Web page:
- The subtle work of designing instructional materials - Daniel Willingham Interesting "case-study", yet again reinforcing the need to anticipate unintended consequences.
- How being called smart can actually make you stupid | Neurobonkers | Big Think A good introduction to Dweck and mindset theory.
- Who’s afraid of lesson observations? | Pragmatic Education Depressing collection of teacher reactions to being observed, by superiors as well as Ofsted. Obviously a biased sample--people don't volunteer such comments online unless something has really got to them--but nevertheless evidence of bullying incompetence on the part of observers, and how to use the activity to drive down standards as well as morale. And of course a total misunderstanding of what good teaching consists of...
- ... but perhaps these pieces go some way towards restoring the balance: The Art of Mingling Practice and Theory in Teaching Interesting discussion of exactly what it says, and its implications for teacher education. Part of a series on the artistry of teaching; latest is on The Wisdom of Practice.
- The Case against Michael Gove | Scenes From The Battleground "Bad teaching becomes, not a problem that managers are powerless to prevent, but often something that managers enforce and even where they can’t enforce it, it will be required for promotion."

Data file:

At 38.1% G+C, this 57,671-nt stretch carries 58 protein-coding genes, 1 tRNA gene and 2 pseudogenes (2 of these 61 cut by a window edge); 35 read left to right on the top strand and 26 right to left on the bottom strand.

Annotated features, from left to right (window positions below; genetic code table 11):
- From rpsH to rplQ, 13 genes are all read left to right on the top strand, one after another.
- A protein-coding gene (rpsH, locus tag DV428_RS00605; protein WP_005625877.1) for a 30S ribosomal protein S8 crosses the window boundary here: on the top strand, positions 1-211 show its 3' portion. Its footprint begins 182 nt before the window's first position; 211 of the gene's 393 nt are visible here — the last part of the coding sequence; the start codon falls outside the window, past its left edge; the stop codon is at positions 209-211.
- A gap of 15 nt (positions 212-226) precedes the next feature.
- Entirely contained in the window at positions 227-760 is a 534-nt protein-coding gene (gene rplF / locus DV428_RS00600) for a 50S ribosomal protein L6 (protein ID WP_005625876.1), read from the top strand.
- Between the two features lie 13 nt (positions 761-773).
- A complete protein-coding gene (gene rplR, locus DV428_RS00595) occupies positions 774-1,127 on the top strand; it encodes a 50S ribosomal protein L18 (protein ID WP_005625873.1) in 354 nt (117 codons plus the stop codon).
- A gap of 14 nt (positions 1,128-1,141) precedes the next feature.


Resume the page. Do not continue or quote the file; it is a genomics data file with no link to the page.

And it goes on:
- How to discover a new species of carnivorous mammal | Webs of Substance Reflections on the news story about the discovery of the Olinguito, and what it says about learning science (and in general) "I have no idea how systematic Mr Helgen’s discovery was; did he rigorously examine every old draw[er] in the museum or did he happen to serendipitously open one of them and get a funny feeling? We may find out in the coming days. However, this is largely irrelevant. Good organisation may or may not have helped. Extensive expert knowledge was essential."
- Motivating Goalposts | Sam Shepherd's Blog Reflections on the different motivators for ESOL students and their implications for teaching.
- A-levels: from grade inflation to reforms | Full Fact Useful background material from the invaluable Full Fact site.
- Why academics can’t write "Social scientists commonly justify their use of big words by saying that ordinary language is hopelessly vague and that social scientific terminology, although it might be awkward, is at least precise. However, the opposite is true: ordinary words usually convey much more information than the big words of the social scientists, especially when used to describe ordinary actions." Provocative piece by Michael Billig.
- Flashmob Performs The Beatles’ ‘Here Comes the Sun’ in Madrid Unemployment Office | Open Culture One way to cheer people up!
- The Business Habits of Highly Effective Terrorists | Foreign Affairs Leadership and management in the terror business--fascinating.
- Confessions of a Cellphone Holdout - WSJ.com and related Facebook is bad for you: Get a life! | The Economist "Those who have resisted the urge to join Facebook will surely feel vindicated when they read the latest research."
- The DLR Forecast « The Dabbler DLR = Docklands Light Railway